Monthly Archives: January 2014

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Why Socializing is Important in Traveling

You may have heard stories of some travellers recalling the time they talked with a local when they got lost or when they needed directions. These people, who learned to speak the native language of their travel location, expressed the genuine appreciation of culture and local tradition just because they learned to speak the local language.

These stories prove that socializing with anyone in your vacation, even the people who may not understand your native or secondary language will help you enjoy your vacation further. It will help you know more about culture, the composition of the language and the reflection of the local culture and tradition in the language’s construction.

When you talk to local people in their own language, you share camaraderie with them given that your way of talking does not implore them to give you special treatment. In this way, you win their respect, and they find it more comfortable to talk to you in their own language.

Socializing will also help you find better tips, especially in trying to lower your expenses. Some cheaper or non-tourist price boutique shops only have retailers who might only speak in their native tongues. By learning their language, effective communication can give you things you need for half the price.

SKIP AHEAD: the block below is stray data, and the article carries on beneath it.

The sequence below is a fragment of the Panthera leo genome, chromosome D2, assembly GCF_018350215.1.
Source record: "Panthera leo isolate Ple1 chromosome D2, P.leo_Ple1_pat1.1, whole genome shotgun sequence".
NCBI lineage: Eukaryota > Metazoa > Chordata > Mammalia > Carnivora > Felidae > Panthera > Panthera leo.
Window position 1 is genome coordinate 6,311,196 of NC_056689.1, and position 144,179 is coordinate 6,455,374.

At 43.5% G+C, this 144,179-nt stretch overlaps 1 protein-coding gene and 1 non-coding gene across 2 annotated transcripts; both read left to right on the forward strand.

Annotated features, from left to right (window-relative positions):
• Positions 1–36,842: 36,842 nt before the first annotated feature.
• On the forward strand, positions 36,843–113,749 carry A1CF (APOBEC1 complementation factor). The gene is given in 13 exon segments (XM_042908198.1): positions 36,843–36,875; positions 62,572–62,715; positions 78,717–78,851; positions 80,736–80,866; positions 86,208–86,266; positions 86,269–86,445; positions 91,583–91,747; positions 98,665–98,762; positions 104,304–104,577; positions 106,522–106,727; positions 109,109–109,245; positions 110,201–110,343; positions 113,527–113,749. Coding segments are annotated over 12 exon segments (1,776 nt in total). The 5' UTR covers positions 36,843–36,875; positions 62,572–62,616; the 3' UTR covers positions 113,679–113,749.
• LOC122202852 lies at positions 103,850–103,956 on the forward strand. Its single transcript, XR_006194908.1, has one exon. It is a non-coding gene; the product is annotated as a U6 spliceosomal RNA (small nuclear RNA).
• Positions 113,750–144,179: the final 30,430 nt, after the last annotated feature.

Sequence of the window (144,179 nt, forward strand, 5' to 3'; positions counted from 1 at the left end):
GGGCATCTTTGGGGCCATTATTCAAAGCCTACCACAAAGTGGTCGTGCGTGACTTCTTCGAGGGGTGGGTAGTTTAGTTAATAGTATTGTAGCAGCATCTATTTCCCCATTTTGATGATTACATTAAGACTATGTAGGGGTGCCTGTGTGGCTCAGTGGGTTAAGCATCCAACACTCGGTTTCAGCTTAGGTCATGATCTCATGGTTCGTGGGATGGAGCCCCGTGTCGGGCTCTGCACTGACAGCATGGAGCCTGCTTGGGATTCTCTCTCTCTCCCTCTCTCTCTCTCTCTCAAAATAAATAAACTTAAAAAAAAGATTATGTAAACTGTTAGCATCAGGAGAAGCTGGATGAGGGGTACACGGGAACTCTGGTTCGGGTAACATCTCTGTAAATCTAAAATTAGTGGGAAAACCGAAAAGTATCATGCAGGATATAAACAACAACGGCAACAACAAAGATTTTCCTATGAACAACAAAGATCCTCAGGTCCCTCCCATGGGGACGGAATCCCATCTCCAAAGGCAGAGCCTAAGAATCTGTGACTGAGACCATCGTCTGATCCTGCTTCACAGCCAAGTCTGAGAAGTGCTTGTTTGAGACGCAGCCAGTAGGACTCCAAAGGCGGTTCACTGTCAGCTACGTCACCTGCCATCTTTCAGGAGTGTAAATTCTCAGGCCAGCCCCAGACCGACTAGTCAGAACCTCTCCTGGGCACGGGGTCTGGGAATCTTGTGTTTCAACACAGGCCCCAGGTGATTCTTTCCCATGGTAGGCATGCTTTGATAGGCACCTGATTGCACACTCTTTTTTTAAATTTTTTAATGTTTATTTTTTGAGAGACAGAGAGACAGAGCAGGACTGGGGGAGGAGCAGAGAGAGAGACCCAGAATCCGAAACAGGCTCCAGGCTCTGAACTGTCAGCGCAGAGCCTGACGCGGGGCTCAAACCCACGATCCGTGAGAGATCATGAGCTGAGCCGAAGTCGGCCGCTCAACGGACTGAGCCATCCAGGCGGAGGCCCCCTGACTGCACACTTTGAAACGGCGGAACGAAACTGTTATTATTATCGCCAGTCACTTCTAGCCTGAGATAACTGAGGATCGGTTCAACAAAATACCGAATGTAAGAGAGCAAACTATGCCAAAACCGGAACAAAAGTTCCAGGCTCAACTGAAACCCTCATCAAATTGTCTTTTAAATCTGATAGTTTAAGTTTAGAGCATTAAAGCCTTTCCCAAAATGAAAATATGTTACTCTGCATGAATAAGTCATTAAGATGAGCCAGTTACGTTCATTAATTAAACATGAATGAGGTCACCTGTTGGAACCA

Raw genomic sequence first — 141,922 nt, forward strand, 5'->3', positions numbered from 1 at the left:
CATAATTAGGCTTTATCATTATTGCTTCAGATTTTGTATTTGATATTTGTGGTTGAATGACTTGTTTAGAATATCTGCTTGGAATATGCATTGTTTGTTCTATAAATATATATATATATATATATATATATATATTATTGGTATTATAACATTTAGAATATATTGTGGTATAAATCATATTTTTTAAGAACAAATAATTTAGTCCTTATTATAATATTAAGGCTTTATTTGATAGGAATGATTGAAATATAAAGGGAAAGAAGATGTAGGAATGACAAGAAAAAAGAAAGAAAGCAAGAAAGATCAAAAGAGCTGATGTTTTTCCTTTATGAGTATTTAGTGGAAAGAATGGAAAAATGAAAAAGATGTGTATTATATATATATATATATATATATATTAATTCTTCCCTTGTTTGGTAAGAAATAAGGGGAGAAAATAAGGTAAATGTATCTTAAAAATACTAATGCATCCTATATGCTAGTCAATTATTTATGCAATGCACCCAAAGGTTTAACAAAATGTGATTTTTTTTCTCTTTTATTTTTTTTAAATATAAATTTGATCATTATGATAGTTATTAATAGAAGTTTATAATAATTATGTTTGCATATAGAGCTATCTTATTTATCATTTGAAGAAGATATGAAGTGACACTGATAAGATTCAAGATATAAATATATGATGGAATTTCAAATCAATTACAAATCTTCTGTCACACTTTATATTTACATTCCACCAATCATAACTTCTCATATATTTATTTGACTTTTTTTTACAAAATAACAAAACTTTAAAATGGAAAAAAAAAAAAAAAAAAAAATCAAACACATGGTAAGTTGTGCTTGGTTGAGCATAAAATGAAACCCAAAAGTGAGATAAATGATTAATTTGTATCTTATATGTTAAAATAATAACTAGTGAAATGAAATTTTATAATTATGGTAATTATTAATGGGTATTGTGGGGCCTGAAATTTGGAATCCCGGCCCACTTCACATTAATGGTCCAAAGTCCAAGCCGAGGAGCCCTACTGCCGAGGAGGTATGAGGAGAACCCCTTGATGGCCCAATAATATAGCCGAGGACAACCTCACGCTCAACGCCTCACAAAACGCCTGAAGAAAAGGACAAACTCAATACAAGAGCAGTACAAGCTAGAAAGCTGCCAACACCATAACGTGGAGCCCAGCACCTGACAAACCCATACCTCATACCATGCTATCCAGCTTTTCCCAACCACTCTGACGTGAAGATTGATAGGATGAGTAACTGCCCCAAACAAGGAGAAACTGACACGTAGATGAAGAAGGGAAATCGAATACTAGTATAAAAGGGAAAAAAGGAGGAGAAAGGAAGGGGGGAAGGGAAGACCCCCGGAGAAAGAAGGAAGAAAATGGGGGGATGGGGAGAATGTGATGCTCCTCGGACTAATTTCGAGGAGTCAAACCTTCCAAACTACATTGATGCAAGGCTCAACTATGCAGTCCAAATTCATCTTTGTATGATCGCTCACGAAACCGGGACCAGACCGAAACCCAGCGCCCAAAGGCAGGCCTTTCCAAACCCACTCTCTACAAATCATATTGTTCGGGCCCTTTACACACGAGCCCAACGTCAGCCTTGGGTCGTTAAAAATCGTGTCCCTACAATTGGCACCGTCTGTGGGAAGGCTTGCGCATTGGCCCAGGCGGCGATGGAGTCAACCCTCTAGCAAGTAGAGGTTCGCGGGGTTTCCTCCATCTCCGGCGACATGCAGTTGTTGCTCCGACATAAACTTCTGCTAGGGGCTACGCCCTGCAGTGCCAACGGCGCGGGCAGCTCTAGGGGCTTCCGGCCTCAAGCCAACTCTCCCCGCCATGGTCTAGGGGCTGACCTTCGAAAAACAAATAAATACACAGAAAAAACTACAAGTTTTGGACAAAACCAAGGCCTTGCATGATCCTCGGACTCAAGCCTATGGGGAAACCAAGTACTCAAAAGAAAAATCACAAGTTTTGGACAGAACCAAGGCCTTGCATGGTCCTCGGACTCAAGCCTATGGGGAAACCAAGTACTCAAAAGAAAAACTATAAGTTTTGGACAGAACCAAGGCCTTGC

Remember, learning a new language is difficult, but rewarding, not just because it helps you during your vacations, but because it helps you learn more about the country and makes your travels safer with people genuinely giving you their help.

East African Leaders Declare Refusal of Coup

East African leaders stated that they will not allow an overthrow of South Sudan’s government as clashes between the government and the opposition had brought more than 1,000 casualties. Kenya’s president had also declared an immediate end to the fighting to give way for diplomatic discussion on both sides.

The coup in South Sudan roots from a power struggle between President Salva Kiir and former deputy Riek Machar. The power struggle had involved ethnicity-related killings, specifically between the Dinka and Nuer Ethnic groups, which Kiir and Machar respectfully belong to.

More than 10,000 refugees had fled the country. Over 60,000 South Sudanese refugees are currently in UN compounds across Africa.

The Igad, an eight-member East African bloc, had met in Kenya’s capital Nairobi. The Kenyan and Ethiopian president had met with President Kiir in Juba in South Sudan earlier than the Nairobi meeting to discuss the problem in the country. However, President Kiir will be absent according to a State House Official because of the earlier Juba meeting with both leaders.

According to Kenyan President Uhuru Kenyatta, the Igad will not accept the unconstitutional overthrow of a duly and democratically-elected government in South Sudan.

A major stakeholder of South Sudan’s oil exports, China had sent its own envoy to try and negotiate an end to the political instability in the country.

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